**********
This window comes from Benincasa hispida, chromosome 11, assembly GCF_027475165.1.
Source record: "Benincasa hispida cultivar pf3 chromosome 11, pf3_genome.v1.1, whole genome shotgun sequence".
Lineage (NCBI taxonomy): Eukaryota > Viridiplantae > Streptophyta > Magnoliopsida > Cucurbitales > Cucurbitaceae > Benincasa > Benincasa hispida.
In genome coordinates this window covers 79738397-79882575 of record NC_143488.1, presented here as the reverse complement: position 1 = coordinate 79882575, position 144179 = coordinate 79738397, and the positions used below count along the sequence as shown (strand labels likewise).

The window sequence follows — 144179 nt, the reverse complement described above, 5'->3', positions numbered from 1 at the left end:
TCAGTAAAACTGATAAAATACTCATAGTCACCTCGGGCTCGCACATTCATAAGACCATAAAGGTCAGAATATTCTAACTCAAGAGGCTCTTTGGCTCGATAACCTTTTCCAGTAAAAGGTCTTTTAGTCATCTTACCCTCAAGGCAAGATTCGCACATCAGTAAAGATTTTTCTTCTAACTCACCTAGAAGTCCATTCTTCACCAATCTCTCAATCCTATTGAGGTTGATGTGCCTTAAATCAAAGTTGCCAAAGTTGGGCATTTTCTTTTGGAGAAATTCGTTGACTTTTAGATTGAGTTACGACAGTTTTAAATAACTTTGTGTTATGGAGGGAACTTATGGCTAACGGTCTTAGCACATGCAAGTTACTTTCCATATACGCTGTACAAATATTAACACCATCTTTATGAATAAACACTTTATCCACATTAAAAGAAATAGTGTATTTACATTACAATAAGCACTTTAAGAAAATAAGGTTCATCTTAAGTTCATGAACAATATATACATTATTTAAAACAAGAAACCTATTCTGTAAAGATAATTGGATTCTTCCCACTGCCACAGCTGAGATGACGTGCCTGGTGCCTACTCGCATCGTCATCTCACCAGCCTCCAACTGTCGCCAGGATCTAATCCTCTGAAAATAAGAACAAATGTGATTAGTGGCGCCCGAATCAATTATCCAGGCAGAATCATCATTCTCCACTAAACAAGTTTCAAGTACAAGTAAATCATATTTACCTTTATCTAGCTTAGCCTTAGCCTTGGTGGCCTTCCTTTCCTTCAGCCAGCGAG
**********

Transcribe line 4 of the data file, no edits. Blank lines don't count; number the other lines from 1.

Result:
In genome coordinates this window covers 79738397-79882575 of record NC_143488.1, presented here as the reverse complement: position 1 = coordinate 79882575, position 144179 = coordinate 79738397, and the positions used below count along the sequence as shown (strand labels likewise).